Good yielding stocks and CDs are totally different animals.
__________________
If something cannot endure laughter.... it cannot endure.
Patience is the art of concealing your impatience.
Slow and steady wins the race.
pb4uski is online now   Reply With Quote
Old 01-20-2016, 03:33 PM   #17
Give me a museum and I'll fill it. (Picasso)
Give me a forum ...
 
Join Date: Jul 2005
Posts: 5,415
Quote:
Originally Posted by MichaelB View Post
+1

Most people need some "safe" money in their portfolios. Despite the low yield, CDs and fixed income fill that role, dividend paying stocks so not.

Dividends are not a return of principal. They are a distribution from the business operations.
it is a distribution off your share price is what it amounts to .

even non profitable company's pay dividends and have done so right in to the grave . your invested dollars are less then you had the night before
__________________
mathjak107 is offline   Reply With Quote
Old 01-20-2016, 03:39 PM   #18
Give me a museum and I'll fill it. (Picasso)
Give me a forum ...
Gone4Good's Avatar
 
Join Date: Sep 2005
Posts: 5,381
Quote:
Originally Posted by Sunset View Post
All true.
Of course bonds can go to zero as well when a company goes bankrupt, which is the common reason the stocks go to zero.
True, corporates can, but the OP was talking about CDs which shouldn't unless FDIC goes belly up. If that happens, holding stocks won't help.

Also, even corporates in bankruptcy don't normally go to zero. They can, but they don't usually. And even if the company I hold bonds in is on a glide-path to the great beyond, there are plenty of bondholders who may get paid out at 100 cents on the dollar as their bonds mature and the company struggles to stay solvent. If you own the stock, though, you're pretty much hoping for pennies on the $ at that point.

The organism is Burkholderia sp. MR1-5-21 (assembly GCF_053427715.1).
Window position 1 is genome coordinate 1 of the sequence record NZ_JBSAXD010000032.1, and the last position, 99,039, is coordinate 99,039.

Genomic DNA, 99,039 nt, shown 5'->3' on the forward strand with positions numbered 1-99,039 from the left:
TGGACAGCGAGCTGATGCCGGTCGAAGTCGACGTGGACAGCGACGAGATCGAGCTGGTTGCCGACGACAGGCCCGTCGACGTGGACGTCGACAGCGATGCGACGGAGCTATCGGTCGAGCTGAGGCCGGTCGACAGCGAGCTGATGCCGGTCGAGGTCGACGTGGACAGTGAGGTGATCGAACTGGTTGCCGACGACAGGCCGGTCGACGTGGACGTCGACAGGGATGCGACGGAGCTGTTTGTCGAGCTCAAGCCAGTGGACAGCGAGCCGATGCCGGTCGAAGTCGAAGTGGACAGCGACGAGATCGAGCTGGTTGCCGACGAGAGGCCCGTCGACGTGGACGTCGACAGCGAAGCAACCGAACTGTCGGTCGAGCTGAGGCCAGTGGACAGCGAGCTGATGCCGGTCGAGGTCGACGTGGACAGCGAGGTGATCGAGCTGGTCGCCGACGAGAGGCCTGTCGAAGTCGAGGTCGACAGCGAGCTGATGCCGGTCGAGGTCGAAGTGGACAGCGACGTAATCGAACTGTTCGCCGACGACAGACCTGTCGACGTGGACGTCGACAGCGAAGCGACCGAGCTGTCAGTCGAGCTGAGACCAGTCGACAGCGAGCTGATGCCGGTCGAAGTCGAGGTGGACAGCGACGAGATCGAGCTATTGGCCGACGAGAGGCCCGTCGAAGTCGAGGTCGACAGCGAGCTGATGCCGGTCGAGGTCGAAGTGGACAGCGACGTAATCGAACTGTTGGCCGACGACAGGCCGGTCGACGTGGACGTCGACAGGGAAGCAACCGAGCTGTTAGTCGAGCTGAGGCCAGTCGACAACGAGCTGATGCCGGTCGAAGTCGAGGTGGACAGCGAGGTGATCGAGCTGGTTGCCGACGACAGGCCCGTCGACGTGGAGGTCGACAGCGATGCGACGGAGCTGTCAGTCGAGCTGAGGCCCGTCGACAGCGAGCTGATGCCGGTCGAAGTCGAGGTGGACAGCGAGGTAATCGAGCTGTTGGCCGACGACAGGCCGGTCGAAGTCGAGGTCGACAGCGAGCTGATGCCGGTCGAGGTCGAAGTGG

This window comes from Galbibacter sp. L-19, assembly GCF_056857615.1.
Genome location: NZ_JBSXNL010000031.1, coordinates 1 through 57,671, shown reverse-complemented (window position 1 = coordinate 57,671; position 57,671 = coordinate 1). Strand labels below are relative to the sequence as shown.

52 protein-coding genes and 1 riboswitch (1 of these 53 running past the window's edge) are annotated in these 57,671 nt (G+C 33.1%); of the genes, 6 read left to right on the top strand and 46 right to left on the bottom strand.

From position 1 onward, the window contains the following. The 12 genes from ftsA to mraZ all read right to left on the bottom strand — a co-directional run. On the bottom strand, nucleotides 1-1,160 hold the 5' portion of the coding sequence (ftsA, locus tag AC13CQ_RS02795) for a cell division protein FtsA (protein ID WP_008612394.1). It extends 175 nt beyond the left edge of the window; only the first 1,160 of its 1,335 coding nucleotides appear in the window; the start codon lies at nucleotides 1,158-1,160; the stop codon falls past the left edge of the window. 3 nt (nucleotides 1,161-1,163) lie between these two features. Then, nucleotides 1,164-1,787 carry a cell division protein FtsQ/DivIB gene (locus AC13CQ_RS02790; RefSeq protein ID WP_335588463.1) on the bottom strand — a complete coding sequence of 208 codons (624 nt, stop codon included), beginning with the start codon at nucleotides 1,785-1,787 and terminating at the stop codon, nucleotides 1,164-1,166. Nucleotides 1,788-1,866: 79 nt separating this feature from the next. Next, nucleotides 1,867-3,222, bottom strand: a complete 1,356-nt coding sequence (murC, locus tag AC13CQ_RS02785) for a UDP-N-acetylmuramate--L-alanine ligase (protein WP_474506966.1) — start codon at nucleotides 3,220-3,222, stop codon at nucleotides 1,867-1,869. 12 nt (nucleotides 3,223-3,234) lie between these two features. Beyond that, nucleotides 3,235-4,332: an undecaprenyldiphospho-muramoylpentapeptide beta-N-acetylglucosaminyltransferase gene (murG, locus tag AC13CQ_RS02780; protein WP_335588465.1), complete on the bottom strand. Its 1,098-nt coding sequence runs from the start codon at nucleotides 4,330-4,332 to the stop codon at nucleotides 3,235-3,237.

__________________
Retired early, traveling perpetually.
Gone4Good is offline   Reply With Quote
Old 01-20-2016, 05:15 PM   #19
Give me a museum and I'll fill it. (Picasso)
Give me a forum ...
Chuckanut's Avatar
 
Join Date: Aug 2011
Location: West of the Mississippi
Posts: 6,337
A few more weeks like the last three, and all stocks, including dividend stocks, should have a higher long term return expectation. Note the use of the word 'long' in the last sentence.

That said, I agree that stocks are not the same as CD's and one should buy stocks to invest in the stock market, not because CD rates are low.
__________________
The worst decisions are usually made in times of anger and impatience.
Chuckanut is online now   Reply With Quote
Old 01-20-2016, 05:15 PM   #20
Thinks s/he gets paid by the post
target2019's Avatar
 
Join Date: Dec 2008
Posts: 3,710
http://www.dripinvesting.org/Tools/Tools.asp

Consider the candidates, first. There are definitely enough contenders who have not cut the div in many years, and some are on sale right now.
__________________

__________________
target2019 is offline   Reply With Quote
Reply


Currently Active Users Viewing This Thread: 1 (0 members and 1 guests)
 
Thread Tools Search this Thread
Search this Thread:

Advanced Search
Display Modes

Posting Rules
You may not post new threads
You may not post replies
You may not post attachments
You may not edit your posts

BB code is On
Smilies are On
[IMG] code is On
HTML code is Off
Trackbacks are Off
Pingbacks are Off
Refbacks are Off


Similar Threads
Thread Thread Starter Forum Replies Last Post
Similar Stocks The simple and easy way to find similar ETFs, stocks and funds eroscott FIRE and Money 6 05-21-2015 09:51 AM
individual stocks vs index funds,stocks poor choice mathjak107 FIRE and Money 31 09-12-2006 01:12 AM
If you like dividends... Gonzo FIRE and Money 5 02-24-2005 10:22 AM
Dividends, Taxes and SWR Sir_Lurksalot FIRE and Money 49 10-07-2004 04:03 AM

 

 
All times are GMT -6. The time now is 02:48 PM.
 
Powered by vBulletin® Version 3.8.8 Beta 1
Copyright ©2000 - 2017, vBulletin Solutions, Inc.